Wednesday, July 8, 2015
By Glen Chapman, Missionary to Congo.
In the midst of poverty, with the threat of invading armies from the East in 1998, a brand new Wood-Mizer LT25 arrived at Kikongo, Congo, perched on the back of a truck.
In 1998, the Democratic Republic of Congo was in the midst of what has been called “Africa’s first world war”. Neighboring countries were lined up behind Congolese militia determined to take part in plundering Congo’s vast wealth in natural resources.
Decades of neglect, mismanagement, and unrest had caused the Congo to fall into disrepair.
In the Bandundu Province, near the Wamba and Kwango rivers, the two commercial lumber mills had long gone silent. Lumber was available in the Capitol city, but that did not help those living in the interior of the country.
At the church center of Kikongo, the wood shop had been closed for many years because of the unavailability of lumber.
Poverty reaches another level when people do not have a table to eat off. Self-worth falls to new lows when visitors come to your home, but you have no chairs for guests to sit on.
In the midst of the poverty, with the threat of invading armies from the East, while the rest of the country was self-destructing, a brand new Wood-Mizer LT25 arrived at Kikongo, perched on the back of a truck. Even though the LT25 had wheels, the roads were too poor to tow the machine.
Fourteen years later, an LT15 has replaced the first machine.
Watch a video interview with Glen Chapman with original footage of the project.
Wood-Mizer has brought dignity to people in the country that is at the bottom of the UN 2011 Human Development Index (HDI). The Wood-Mizer machine’s inherent durability has enabled villagers who are not trained in mechanics to keep the equipment operational.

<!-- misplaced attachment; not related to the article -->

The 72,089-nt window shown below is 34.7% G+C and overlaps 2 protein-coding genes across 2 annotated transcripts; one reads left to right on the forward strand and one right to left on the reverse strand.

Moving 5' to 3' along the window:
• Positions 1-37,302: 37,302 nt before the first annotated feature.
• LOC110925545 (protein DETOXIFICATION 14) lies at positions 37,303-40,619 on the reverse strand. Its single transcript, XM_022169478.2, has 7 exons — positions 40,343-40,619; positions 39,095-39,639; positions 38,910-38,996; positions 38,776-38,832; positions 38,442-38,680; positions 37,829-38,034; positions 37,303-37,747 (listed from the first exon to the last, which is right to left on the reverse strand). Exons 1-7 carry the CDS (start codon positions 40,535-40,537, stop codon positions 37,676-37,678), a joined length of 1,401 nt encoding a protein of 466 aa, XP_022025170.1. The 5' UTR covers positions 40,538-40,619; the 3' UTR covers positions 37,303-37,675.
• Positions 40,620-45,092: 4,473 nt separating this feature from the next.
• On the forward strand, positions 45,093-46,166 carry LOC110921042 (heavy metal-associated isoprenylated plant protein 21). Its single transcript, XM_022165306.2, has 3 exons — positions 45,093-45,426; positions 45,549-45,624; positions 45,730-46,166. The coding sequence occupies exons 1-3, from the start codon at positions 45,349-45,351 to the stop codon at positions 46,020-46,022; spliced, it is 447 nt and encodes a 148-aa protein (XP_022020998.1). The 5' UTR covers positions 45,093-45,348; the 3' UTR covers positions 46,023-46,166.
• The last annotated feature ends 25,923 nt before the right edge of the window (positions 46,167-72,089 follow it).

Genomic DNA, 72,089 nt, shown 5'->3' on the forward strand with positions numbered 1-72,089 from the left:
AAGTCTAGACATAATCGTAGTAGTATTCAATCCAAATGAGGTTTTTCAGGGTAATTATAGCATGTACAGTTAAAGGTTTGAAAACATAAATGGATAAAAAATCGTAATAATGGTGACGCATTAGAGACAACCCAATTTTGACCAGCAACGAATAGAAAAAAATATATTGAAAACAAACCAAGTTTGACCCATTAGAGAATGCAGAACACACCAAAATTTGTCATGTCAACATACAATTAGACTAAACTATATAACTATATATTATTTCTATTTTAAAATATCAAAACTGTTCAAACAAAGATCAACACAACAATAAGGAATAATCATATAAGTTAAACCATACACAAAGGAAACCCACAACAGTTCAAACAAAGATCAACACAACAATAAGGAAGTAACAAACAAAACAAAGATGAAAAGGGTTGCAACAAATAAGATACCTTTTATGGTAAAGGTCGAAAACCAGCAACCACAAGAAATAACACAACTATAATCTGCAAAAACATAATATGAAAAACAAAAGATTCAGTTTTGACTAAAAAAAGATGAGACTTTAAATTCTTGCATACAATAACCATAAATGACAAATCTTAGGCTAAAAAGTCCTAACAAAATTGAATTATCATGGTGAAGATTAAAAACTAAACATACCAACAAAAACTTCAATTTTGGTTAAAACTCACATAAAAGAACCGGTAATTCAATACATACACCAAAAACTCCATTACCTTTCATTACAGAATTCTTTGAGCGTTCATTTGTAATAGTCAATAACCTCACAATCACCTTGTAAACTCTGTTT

The mill changed so many aspects of life in the surrounding area.
Young men can find employment, either working at the mill, or learning how to be carpenters. Visitors to Kikongo, such as patients who come to the Kikongo hospital usually return to their villages with a new chair or table.
In this isolated rural area, where transportation is so difficult, the availability of lumber has enabled the Congolese to build bridges and boats.
Before the lumber mill, school kids sat on bamboo poles. Because of the mill, children have locally made desks. The French word for lumber mill is “scierie”. When referring to the lumber mill, The Congolese affectionately use the ryming word “cherrie”, a play on words which means “dear one”.
A Wood-Mizer sawmill has brought dignity to a troubled part of the world. It has allowed the poor to benefit from their own God-given resources rather than have these resources pillaged and taken from them.
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